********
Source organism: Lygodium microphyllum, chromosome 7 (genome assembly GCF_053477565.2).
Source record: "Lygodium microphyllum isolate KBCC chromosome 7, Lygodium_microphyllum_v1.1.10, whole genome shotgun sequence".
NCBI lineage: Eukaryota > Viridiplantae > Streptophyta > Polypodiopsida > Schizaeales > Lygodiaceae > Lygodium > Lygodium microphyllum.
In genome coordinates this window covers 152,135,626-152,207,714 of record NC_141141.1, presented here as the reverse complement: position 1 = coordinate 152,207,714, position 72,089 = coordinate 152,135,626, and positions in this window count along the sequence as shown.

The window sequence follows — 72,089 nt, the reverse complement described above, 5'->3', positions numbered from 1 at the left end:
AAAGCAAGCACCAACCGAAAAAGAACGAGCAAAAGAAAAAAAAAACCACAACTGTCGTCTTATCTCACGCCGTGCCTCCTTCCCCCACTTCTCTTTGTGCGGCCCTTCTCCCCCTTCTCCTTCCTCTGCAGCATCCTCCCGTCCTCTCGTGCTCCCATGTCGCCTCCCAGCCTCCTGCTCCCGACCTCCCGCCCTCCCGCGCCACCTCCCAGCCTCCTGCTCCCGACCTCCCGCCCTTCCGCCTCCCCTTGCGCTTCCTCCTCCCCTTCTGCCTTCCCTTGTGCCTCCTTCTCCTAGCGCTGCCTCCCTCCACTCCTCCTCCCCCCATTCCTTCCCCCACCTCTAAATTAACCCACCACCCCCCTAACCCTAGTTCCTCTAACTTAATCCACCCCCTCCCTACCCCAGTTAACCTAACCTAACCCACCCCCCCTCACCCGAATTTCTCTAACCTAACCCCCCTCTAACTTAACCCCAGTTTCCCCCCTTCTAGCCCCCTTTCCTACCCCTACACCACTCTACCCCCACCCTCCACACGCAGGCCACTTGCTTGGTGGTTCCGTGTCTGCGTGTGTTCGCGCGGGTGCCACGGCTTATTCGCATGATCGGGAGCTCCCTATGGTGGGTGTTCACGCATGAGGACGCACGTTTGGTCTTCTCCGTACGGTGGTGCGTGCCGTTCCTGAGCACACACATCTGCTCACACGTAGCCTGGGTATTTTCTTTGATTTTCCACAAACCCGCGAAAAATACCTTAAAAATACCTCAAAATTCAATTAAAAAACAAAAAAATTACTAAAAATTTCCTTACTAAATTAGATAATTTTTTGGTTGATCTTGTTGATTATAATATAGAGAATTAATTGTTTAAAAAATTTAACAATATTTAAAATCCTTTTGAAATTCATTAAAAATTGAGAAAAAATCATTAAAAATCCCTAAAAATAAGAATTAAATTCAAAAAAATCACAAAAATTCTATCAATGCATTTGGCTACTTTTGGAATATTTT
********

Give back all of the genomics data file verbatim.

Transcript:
Source organism: Lygodium microphyllum, chromosome 7 (genome assembly GCF_053477565.2).
Source record: "Lygodium microphyllum isolate KBCC chromosome 7, Lygodium_microphyllum_v1.1.10, whole genome shotgun sequence".
NCBI lineage: Eukaryota > Viridiplantae > Streptophyta > Polypodiopsida > Schizaeales > Lygodiaceae > Lygodium > Lygodium microphyllum.
In genome coordinates this window covers 152,135,626-152,207,714 of record NC_141141.1, presented here as the reverse complement: position 1 = coordinate 152,207,714, position 72,089 = coordinate 152,135,626, and positions in this window count along the sequence as shown.

The window sequence follows — 72,089 nt, the reverse complement described above, 5'->3', positions numbered from 1 at the left end:
AAAGCAAGCACCAACCGAAAAAGAACGAGCAAAAGAAAAAAAAAACCACAACTGTCGTCTTATCTCACGCCGTGCCTCCTTCCCCCACTTCTCTTTGTGCGGCCCTTCTCCCCCTTCTCCTTCCTCTGCAGCATCCTCCCGTCCTCTCGTGCTCCCATGTCGCCTCCCAGCCTCCTGCTCCCGACCTCCCGCCCTCCCGCGCCACCTCCCAGCCTCCTGCTCCCGACCTCCCGCCCTTCCGCCTCCCCTTGCGCTTCCTCCTCCCCTTCTGCCTTCCCTTGTGCCTCCTTCTCCTAGCGCTGCCTCCCTCCACTCCTCCTCCCCCCATTCCTTCCCCCACCTCTAAATTAACCCACCACCCCCCTAACCCTAGTTCCTCTAACTTAATCCACCCCCTCCCTACCCCAGTTAACCTAACCTAACCCACCCCCCCTCACCCGAATTTCTCTAACCTAACCCCCCTCTAACTTAACCCCAGTTTCCCCCCTTCTAGCCCCCTTTCCTACCCCTACACCACTCTACCCCCACCCTCCACACGCAGGCCACTTGCTTGGTGGTTCCGTGTCTGCGTGTGTTCGCGCGGGTGCCACGGCTTATTCGCATGATCGGGAGCTCCCTATGGTGGGTGTTCACGCATGAGGACGCACGTTTGGTCTTCTCCGTACGGTGGTGCGTGCCGTTCCTGAGCACACACATCTGCTCACACGTAGCCTGGGTATTTTCTTTGATTTTCCACAAACCCGCGAAAAATACCTTAAAAATACCTCAAAATTCAATTAAAAAACAAAAAAATTACTAAAAATTTCCTTACTAAATTAGATAATTTTTTGGTTGATCTTGTTGATTATAATATAGAGAATTAATTGTTTAAAAAATTTAACAATATTTAAAATCCTTTTGAAATTCATTAAAAATTGAGAAAAAATCATTAAAAATCCCTAAAAATAAGAATTAAATTCAAAAAAATCACAAAAATTCTATCAATGCATTTGGCTACTTTTGGAATATTTT